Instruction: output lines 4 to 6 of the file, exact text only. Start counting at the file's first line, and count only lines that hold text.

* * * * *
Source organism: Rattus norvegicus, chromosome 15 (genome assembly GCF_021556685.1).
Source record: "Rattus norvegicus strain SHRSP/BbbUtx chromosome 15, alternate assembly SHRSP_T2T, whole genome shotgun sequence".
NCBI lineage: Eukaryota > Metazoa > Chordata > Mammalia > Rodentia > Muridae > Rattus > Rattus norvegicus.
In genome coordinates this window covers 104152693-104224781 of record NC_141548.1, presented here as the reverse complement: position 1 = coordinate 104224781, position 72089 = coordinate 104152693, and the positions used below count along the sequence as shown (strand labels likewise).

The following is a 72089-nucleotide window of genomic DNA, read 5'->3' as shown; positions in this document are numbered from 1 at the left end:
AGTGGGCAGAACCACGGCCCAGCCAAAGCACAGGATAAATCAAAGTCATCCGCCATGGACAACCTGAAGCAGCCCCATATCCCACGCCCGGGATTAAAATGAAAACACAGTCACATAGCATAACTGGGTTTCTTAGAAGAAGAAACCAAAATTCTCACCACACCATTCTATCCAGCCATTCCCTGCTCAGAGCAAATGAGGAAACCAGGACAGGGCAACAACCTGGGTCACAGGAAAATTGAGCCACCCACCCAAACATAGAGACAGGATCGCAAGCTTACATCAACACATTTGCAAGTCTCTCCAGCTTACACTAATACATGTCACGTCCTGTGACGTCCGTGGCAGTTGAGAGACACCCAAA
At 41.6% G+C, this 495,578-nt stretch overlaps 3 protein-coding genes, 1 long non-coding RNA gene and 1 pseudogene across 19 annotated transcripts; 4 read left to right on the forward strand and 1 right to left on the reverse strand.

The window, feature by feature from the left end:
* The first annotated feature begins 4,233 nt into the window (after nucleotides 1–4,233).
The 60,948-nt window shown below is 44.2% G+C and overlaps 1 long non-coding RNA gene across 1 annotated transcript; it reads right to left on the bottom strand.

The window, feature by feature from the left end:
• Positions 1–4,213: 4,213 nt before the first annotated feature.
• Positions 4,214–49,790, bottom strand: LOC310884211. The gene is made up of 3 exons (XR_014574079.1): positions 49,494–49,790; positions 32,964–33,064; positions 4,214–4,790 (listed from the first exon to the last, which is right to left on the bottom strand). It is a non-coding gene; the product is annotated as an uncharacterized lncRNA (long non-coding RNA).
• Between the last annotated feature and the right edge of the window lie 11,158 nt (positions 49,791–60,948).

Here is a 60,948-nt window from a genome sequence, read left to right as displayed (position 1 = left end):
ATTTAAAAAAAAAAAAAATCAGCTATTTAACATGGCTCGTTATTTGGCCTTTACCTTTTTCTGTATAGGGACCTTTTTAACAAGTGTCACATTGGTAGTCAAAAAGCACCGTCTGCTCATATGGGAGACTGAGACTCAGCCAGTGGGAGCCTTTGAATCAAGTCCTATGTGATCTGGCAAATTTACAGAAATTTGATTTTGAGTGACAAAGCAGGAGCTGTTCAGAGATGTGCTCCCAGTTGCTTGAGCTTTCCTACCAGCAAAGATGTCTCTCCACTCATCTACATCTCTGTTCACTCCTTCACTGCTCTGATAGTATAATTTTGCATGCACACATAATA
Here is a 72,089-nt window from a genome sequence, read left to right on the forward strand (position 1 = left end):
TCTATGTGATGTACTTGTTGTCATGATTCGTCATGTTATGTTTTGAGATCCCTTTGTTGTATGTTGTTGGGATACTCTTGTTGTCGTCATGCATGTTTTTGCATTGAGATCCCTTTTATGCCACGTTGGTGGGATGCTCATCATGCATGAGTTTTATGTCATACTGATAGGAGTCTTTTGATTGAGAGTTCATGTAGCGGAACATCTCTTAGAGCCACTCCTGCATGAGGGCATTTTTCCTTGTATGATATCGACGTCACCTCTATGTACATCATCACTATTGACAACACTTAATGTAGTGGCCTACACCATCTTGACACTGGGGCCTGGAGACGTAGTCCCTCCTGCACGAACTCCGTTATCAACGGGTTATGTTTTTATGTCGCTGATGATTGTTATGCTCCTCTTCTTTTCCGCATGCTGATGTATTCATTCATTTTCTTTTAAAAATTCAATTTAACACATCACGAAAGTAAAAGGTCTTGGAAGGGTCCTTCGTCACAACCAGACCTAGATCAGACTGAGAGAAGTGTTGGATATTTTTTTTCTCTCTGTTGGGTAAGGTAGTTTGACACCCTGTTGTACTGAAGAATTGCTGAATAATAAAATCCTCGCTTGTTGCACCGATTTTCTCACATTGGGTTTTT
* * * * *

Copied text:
In genome coordinates this window covers 104152693-104224781 of record NC_141548.1, presented here as the reverse complement: position 1 = coordinate 104224781, position 72089 = coordinate 104152693, and the positions used below count along the sequence as shown (strand labels likewise).

The following is a 72089-nucleotide window of genomic DNA, read 5'->3' as shown; positions in this document are numbered from 1 at the left end:
AGTGGGCAGAACCACGGCCCAGCCAAAGCACAGGATAAATCAAAGTCATCCGCCATGGACAACCTGAAGCAGCCCCATATCCCACGCCCGGGATTAAAATGAAAACACAGTCACATAGCATAACTGGGTTTCTTAGAAGAAGAAACCAAAATTCTCACCACACCATTCTATCCAGCCATTCCCTGCTCAGAGCAAATGAGGAAACCAGGACAGGGCAACAACCTGGGTCACAGGAAAATTGAGCCACCCACCCAAACATAGAGACAGGATCGCAAGCTTACATCAACACATTTGCAAGTCTCTCCAGCTTACACTAATACATGTCACGTCCTGTGACGTCCGTGGCAGTTGAGAGACACCCAAA